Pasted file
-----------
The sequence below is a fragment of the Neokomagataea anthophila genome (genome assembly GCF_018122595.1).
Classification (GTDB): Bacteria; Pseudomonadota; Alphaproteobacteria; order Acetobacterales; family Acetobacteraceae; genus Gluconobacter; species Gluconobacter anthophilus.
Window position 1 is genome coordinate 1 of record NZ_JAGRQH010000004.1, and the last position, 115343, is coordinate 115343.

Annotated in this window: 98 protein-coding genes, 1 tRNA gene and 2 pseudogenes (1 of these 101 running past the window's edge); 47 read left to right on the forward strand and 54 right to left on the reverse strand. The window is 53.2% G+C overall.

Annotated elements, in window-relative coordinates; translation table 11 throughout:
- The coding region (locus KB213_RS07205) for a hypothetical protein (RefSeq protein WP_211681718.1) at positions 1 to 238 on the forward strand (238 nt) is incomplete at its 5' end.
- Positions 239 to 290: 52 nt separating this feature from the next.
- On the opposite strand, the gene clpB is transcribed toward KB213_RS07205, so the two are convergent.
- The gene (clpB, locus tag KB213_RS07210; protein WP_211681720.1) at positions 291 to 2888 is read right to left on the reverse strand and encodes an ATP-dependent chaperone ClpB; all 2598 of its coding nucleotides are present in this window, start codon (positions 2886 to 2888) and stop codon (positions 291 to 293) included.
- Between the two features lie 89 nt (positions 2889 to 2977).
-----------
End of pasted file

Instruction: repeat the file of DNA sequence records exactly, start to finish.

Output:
The sequence below is a fragment of the Neokomagataea anthophila genome (genome assembly GCF_018122595.1).
Classification (GTDB): Bacteria; Pseudomonadota; Alphaproteobacteria; order Acetobacterales; family Acetobacteraceae; genus Gluconobacter; species Gluconobacter anthophilus.
Window position 1 is genome coordinate 1 of record NZ_JAGRQH010000004.1, and the last position, 115343, is coordinate 115343.

Annotated in this window: 98 protein-coding genes, 1 tRNA gene and 2 pseudogenes (1 of these 101 running past the window's edge); 47 read left to right on the forward strand and 54 right to left on the reverse strand. The window is 53.2% G+C overall.

Annotated elements, in window-relative coordinates; translation table 11 throughout:
- The coding region (locus KB213_RS07205) for a hypothetical protein (RefSeq protein WP_211681718.1) at positions 1 to 238 on the forward strand (238 nt) is incomplete at its 5' end.
- Positions 239 to 290: 52 nt separating this feature from the next.
- On the opposite strand, the gene clpB is transcribed toward KB213_RS07205, so the two are convergent.
- The gene (clpB, locus tag KB213_RS07210; protein WP_211681720.1) at positions 291 to 2888 is read right to left on the reverse strand and encodes an ATP-dependent chaperone ClpB; all 2598 of its coding nucleotides are present in this window, start codon (positions 2886 to 2888) and stop codon (positions 291 to 293) included.
- Between the two features lie 89 nt (positions 2889 to 2977).